Court Decision Would Cripple Logging

Published in the Cheney Free Press, Okanogan Valley Gazette, Newport Miner, Davenport Times, and Grand Coulee Star.
 

At a time of so much economic suffering, a flawed decision by the Ninth Circuit Court of Appeals is threatening to add further harm to Eastern WashingtonOs economy, specifically our forest industries. The Court's decision that forest stormwater runoff produced during logging must be regulated by the federal Clean Water Act (CWA) rather than by state forestry laws overturn 35 years of federal environmental policy.

If upheld, it will severely cripple one of Eastern Washington's most important industries and cause the needless loss of thousands of jobs in our region. I can’t emphasize enough the implications to the area if left unaddressed and the need for bipartisan support to reverse this decision.

It's important: Half of Washington is forested, with nine million acres managed by state and private landowners. The forest industry supports more than 130,000 jobs statewide, many of which are in rural communities with high unemployment rates.

Today, forest runoff produced by harvesting is regulated under the CWA as a ”nonpoint source of pollution,” a policy the Environmental Protection Agency (EPA) has followed for the past 25 years. Under this policy, each state is empowered to draft its own rules to ensure compliance.

The Northwest Environmental Defense Center (NEDC), however, felt this policy was insufficient and sued to have logging listed as an industry that needs "point-source" permits. That is, each logging site would be regulated as if it were a permanent industrial facility.

Because the Ninth Circuit ruled in the NEDC's favor, it means that landowners would need to get a separate federal permit for every culvert and bridge under their roads and an appeal of any one permit could bring logging to a standstill. Thousands of small forest landowners in Eastern Washington, already struggling, could be forced out of business.

To prevent this devastating decision from going forward, I have worked with Rep. Jaime Herrera Beutler (R-WA), who represents the timber communities of Southwest Washington, to introduce H.R. 2541, the Silviculture Regulatory Consistency Act. This legislation — cosponsored by Republicans and Democrats — will restore the federal government's previous policy under CWA and protect jobs.

House Republicans are pushing forward forcibly to see the law enacted. We've already added the bill, in the form of an amendment, to the 2012 Interior appropriations bill – giving us another vehicle to get the law over to the Senate for their consideration.

As a member of the House leadership team, I am confident that we'll see progress on the legislation. In the meantime, the EPA and Forest Service are continuing to regulate water runoff as they have always done, awaiting appeal of the Ninth Circuit Court’s decision.

This is not the first time Congress has had to step forward and correct wrongheaded judicial decisions. In January 2009, the Sixth Circuit Court of Appeals ruled that agricultural pesticides should be regulated as "point source" pollution. If left unaddressed, the impact of the decision would have driven up the cost of food and hurt wheat and other farmers across the country.

The House, on a bipartisan basis, passed HR 872 in March to correct the Court's action and the Senate has moved the bill forward in committee.

What many forget is the fact that I grew up on a farm and know firsthand the tremendous stewardship shown by our farm and forest landowners. But their "work" is hard for many urbanites and academics/ideologues in the other Washington to understand. Back there, they think we're "lumberjacks" and "rednecks" who need careful watching.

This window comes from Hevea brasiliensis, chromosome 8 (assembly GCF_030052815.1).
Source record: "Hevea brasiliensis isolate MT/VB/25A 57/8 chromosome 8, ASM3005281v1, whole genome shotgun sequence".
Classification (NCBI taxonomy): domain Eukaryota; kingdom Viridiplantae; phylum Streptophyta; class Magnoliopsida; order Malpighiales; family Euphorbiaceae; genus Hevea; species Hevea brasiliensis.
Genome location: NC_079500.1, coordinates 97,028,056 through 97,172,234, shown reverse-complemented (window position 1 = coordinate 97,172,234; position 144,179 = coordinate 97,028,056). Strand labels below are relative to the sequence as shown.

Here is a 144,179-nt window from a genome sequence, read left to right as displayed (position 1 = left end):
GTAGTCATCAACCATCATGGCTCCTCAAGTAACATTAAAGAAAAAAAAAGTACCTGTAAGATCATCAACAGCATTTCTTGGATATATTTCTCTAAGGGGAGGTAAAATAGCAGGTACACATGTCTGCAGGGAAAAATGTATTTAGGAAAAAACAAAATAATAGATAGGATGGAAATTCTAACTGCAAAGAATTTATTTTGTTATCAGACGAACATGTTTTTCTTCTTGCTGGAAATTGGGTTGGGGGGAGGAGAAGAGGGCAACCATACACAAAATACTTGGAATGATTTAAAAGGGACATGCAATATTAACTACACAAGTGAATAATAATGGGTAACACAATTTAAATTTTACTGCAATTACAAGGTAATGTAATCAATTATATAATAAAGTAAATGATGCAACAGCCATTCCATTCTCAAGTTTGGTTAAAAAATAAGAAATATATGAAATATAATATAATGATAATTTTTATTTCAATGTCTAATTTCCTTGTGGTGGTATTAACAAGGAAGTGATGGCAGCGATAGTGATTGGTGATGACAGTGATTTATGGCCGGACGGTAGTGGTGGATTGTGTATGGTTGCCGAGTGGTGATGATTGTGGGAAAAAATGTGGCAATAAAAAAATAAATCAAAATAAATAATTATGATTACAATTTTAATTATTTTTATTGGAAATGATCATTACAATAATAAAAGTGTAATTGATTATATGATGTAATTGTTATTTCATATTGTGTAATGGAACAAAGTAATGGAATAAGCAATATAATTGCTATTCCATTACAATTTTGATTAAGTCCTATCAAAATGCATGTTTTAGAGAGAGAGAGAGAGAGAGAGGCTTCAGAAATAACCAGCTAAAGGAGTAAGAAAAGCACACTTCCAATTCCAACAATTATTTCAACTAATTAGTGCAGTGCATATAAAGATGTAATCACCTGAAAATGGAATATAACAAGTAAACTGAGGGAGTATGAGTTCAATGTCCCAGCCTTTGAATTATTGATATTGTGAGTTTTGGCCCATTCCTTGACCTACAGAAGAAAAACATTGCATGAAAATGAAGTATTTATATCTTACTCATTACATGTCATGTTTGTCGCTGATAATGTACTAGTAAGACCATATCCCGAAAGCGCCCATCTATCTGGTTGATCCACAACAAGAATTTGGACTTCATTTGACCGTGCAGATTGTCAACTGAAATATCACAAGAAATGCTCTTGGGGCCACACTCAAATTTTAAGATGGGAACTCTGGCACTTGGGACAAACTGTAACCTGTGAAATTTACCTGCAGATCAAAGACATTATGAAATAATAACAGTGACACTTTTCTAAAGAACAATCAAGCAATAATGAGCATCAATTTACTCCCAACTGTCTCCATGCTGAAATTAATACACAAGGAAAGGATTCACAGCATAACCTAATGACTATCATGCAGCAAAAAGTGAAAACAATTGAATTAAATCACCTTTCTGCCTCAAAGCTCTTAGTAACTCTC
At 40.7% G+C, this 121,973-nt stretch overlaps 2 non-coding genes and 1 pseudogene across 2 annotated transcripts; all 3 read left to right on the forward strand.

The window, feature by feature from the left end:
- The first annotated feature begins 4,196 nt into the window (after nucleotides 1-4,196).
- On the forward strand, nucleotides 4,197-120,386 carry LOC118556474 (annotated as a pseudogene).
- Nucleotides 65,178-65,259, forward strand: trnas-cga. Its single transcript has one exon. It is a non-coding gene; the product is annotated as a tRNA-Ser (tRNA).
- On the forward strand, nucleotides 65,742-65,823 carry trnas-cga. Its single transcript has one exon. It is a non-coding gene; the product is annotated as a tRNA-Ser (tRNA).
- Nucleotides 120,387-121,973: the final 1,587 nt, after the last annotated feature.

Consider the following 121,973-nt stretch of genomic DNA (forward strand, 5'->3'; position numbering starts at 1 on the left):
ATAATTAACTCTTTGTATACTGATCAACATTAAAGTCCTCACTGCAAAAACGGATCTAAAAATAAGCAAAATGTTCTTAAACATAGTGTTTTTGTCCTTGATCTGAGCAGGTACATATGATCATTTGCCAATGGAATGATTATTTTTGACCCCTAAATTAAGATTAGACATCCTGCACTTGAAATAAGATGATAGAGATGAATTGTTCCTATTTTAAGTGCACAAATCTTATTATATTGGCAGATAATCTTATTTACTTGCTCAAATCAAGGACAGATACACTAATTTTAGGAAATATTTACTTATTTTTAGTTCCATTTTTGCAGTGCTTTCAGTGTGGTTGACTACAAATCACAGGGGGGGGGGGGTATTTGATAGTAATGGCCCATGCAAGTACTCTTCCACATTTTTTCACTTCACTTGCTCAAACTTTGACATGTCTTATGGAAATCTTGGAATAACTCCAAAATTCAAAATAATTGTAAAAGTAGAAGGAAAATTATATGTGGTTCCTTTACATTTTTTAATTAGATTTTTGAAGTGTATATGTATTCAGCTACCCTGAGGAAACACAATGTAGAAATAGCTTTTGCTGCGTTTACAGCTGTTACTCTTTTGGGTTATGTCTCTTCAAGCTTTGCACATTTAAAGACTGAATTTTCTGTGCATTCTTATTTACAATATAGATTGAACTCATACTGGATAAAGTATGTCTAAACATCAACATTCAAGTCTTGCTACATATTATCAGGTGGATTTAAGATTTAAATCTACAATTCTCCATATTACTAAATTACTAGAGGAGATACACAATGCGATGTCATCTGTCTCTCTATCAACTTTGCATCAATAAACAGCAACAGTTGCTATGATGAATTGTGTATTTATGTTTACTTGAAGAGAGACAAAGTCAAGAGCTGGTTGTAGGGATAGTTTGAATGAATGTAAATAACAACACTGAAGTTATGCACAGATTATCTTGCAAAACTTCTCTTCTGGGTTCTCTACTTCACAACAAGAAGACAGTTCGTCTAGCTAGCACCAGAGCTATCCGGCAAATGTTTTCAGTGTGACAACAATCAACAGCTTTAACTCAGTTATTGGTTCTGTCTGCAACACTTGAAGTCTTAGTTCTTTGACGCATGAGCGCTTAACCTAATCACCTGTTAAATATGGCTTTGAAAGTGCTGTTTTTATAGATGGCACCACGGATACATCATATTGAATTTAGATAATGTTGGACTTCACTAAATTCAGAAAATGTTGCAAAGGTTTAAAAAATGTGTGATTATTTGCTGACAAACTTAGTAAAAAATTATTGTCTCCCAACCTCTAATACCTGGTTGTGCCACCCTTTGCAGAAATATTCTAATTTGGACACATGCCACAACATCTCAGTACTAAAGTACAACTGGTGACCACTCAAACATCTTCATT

In fact, it's the courts themselves that need monitoring. Too often they decide to write laws, instead of using the statutes Congress, the President and the people have enacted.

On Aug. 2, Judge James Redden of the Federal District Court in Portland, Ore. ruled that federal agencies should consider removing the dams in the Columbia River system. He rejected the salmon recovery plan developed by experts at the National Oceanic and Atmospheric Administration, public utilities, municipalities and tribes. Since dams helped build the modern Northwest economy, if Judge ReddenOs decision is carried out, its impact on our region would be disastrous.

Salmon recovery efforts are already costing consumers more than they realize.

This year, I introduced the Endangered Species Compliance and Transparency Act to shed some light on the subject. This bill would require Power Marketing Administrations, including the Bonneville Power Administration, to separate out and report the costs associated with The Endangered Species Act to each customer.

It's hard to believe, but in the Pacific Northwest, thirty percent of wholesale power rates are used to protect salmon. Consumers have a right to know how their money is being spent.

Thomas Jefferson once said that the price of freedom was eternal vigilance – and for members of Congress, it means constant vigilance over the decisions of our federal courts.

What judges frequently fail to understand is how costly regulations are to businesses and how many jobs are lost because of them. Already this year, businesses have lost more than $105 billion in lost revenue and compliance costs. Untold thousands of jobs have been lost as well.

Even when America's economy was booming, many federal environmental restrictions were counterproductive. But today, with so much economic suffering, they're absolutely devastating.

We do not need the federal courts adding to the burden already heaped onto our economy by the regulatory agencies.

Rep. Cathy McMorris Rodgers represents Eastern Washington's 5th District in Congress.

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